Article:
Published on Tuesday, February 26, 2002 by Common Dreams
The Homegrown Nuclear Threat
by Carrie Benzschawel
|The biggest nuclear threat we now face doesn't come from some “rogue” nation, but from the radical unilateralists within the Bush administration. John Bolton, Undersecretary of State for Arms Control and International Security, announced Friday that the US has officially dropped its pledge not to use a nuclear weapon against a non-nuclear state (“US Drops Pledge on Nukes,” The Washington Times, 2/22/02).
Mr. Bolton’s announcement is an extended version of the Clinton policy which also didn’t completely renounce the use of nuclear weapons. The pledge not to attack a non-nuclear state with a nuclear weapon had previously been maintained - by both Democrats and Republicans - since the Carter administration. Mr. Bolton justified dropping the pledge by explaining, “We are just not into theoretical assertions that other administrations have made.” Given the rhetoric coming from the administration lately, people who live in countries currently on the President’s long list of evil-doers may not see withdrawal from the pledge quite as theoretically.
In addition to implying that the US is to be the first nation to go nuclear in a conflict, the President plans to develop a new generation of nuclear weapons. His plans, spelled out in the Nuclear Posture Review (NPR), include development of “bunker busters:” earth-penetrating nuclear weapons designed for use in formerly conventional combat missions. Also in the works are new Intercontinental Ballistic Missiles (ICBMs), submarine launched missiles, and a new nuclear capable bomber. The President intends an intense sweep of nuclear upgrades for land, sea, and air-based nuclear weapons. Additionally, the administration has allocated $15 million to prepare the Nevada Test Site for resumed nuclear testing.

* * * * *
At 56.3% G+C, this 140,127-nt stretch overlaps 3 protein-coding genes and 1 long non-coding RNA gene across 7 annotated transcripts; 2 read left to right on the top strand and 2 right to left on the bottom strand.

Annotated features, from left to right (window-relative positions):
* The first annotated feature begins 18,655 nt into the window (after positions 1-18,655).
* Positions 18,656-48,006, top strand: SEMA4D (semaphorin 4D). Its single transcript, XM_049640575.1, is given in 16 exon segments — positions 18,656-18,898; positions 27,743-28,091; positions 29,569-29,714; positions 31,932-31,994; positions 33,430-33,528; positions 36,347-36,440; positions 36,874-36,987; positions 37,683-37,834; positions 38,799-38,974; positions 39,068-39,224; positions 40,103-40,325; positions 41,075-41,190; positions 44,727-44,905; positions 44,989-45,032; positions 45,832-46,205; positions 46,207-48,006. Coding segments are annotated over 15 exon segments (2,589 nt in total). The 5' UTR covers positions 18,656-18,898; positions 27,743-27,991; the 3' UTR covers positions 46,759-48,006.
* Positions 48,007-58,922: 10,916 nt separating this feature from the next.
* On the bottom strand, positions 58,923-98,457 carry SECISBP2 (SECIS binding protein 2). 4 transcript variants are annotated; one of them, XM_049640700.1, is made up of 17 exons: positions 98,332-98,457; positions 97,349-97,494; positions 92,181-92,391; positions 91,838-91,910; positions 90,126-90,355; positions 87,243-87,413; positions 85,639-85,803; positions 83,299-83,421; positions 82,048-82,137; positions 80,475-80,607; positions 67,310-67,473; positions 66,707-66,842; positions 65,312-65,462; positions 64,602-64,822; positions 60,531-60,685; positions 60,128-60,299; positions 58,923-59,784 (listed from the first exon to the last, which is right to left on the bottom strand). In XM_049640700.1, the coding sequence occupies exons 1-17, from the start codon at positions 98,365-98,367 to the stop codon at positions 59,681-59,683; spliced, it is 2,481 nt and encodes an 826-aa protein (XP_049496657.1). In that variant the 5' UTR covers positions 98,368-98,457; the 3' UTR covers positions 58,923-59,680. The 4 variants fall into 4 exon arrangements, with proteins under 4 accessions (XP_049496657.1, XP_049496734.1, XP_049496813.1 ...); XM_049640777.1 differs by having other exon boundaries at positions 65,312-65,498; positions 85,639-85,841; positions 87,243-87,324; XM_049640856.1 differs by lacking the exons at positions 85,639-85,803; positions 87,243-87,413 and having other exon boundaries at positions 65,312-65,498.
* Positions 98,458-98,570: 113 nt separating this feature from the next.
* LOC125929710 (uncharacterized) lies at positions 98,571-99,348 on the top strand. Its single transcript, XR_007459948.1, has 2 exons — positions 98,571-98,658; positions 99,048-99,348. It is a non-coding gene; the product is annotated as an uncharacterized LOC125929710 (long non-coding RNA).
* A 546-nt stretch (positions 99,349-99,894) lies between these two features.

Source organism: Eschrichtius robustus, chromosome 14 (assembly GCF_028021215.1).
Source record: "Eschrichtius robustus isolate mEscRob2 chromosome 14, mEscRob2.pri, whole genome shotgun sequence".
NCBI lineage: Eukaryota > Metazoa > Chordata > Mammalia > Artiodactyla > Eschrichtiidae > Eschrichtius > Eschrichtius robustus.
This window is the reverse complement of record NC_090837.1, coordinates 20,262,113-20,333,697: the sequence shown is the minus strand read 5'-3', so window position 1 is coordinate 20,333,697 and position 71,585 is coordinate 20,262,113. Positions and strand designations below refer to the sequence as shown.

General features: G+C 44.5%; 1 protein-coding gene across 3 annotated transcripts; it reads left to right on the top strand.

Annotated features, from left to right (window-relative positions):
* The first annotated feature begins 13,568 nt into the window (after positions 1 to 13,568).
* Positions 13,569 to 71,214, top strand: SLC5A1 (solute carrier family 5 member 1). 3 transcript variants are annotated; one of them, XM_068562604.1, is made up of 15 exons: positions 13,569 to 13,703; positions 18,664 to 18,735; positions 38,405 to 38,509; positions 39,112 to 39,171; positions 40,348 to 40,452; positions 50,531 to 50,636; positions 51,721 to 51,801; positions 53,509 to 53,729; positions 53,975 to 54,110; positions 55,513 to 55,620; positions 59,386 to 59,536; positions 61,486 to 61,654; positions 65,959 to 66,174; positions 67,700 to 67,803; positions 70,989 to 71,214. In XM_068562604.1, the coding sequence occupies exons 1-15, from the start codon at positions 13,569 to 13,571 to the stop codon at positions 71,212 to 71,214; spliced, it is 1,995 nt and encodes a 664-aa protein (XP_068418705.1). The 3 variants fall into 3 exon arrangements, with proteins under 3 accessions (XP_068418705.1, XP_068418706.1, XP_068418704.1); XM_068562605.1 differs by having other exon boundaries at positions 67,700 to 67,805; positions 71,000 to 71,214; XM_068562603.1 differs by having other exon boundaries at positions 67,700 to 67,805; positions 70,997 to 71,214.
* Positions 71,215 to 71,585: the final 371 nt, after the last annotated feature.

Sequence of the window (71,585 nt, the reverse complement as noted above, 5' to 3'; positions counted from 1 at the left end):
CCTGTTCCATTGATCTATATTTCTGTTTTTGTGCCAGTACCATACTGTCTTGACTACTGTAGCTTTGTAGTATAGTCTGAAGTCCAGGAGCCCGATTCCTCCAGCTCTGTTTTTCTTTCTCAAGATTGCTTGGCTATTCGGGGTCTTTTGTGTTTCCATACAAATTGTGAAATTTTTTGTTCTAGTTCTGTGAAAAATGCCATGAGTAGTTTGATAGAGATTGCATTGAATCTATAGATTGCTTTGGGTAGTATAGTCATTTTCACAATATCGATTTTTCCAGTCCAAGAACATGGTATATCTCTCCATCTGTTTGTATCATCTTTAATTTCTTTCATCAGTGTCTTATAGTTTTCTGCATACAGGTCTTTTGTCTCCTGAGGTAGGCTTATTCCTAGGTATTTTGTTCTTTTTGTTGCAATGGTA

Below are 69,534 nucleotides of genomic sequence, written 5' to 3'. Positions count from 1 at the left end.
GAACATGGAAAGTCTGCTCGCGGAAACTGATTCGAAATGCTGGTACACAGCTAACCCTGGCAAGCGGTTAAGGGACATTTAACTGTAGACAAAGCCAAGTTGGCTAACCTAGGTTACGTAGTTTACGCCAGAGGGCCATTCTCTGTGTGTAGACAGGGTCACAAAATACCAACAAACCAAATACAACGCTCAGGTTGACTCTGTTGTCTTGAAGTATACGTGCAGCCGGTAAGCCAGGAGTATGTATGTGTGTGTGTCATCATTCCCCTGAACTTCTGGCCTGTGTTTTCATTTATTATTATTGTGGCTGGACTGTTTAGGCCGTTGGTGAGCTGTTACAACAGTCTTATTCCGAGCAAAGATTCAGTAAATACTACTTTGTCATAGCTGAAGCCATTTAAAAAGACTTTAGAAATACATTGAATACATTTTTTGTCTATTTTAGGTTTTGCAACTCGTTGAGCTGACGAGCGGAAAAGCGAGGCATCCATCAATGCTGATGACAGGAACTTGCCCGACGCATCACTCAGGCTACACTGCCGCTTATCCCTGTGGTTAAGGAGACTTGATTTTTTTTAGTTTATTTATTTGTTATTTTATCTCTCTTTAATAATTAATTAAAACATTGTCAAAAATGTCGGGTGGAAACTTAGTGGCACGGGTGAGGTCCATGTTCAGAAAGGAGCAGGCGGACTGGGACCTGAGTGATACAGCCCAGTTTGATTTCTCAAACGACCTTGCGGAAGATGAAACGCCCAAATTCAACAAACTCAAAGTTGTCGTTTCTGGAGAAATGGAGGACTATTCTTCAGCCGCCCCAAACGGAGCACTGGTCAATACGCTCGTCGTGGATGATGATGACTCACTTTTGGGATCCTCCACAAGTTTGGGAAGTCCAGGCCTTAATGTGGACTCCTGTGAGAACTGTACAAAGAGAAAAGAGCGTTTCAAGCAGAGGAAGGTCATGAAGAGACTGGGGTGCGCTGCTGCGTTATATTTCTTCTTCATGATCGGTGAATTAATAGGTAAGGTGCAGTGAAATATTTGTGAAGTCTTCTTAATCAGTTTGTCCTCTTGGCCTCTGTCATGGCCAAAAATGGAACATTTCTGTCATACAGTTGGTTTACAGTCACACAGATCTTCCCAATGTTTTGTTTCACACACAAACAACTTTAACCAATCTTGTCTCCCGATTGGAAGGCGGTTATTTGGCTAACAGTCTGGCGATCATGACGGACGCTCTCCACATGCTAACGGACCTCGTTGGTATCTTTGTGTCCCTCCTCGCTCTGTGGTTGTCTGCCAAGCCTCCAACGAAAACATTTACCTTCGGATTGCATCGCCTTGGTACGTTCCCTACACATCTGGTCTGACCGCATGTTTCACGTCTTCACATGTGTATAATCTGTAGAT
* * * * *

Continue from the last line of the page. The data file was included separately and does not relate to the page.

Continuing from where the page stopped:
The administration also plans to store, rather than reduce, retired stockpiles. President Bush and President Putin have an unenforceable agreement to reduce the US and Russian nuclear arsenals. This reduction agreement is belied by the fact that President Bush doesn’t intend to actually get rid of the majority of the retired warheads – he plans to put them in storage where they can be reactivated.
While the President speaks of preventing the proliferation of weapons of mass destruction internationally, it is clear that his intentions don’t extend to his own backyard. This point is not lost on nations who are potential nuclear proliferators – Pakistan, India, China etc. The President’ s aggressive pursuit of new nukes, his withdrawal from the Anti-Ballistic Missile Treaty, and his quest to deploy an expensive and ineffective Star Wars missile system will likely result in a new and destabilizing arms race in Asia.
The President’s Cold War style emphasis on nukes will obliterate the 40 years of progress the US and the world have made to reduce, and eventually abolish, nuclear weapons.
For decades, the world has recognized that nuclear weapons are the problem, not the solution. The President’s designs counter the opinions of seventy-seven percent of Americans who favor eliminating all nuclear weapons. The administration’s nuclear weapons resurgence threatens to start a new arms race. It flies in the face of US commitments to pursue disarmament under the Nonproliferation Treaty. It increases the chance that nuclear weapons technology and materials will become accessible to terrorists. It expands the possibility that nuclear weapons will be used.
In his inaugural address, the President said, “We will confront weapons of mass destruction, so that a new century is spared new horrors.” Yet, the President’s plans for US nuclear weapons encourage their proliferation and use. It’s time for this country to move away from nuclear weapons, not re-embrace them.
Congress needs to step up to the plate and stop the US from moving forward on the disastrous decision to test, build and even use nuclear weapons. We need real, enforceable reductions in nuclear weapons. We need leadership to bolster national and global security by supporting arms control and prohibiting any funding for new nuclear weapons or nuclear testing.
Carrie Benzschawel is the Program Associate of the Peace Action Education Fund. The Peace Action Education Fund informs the public, media, and policy makers about alternatives in order to cut military spending, end global weapons trafficking, and abolish nuclear weapons. www.peace-action.org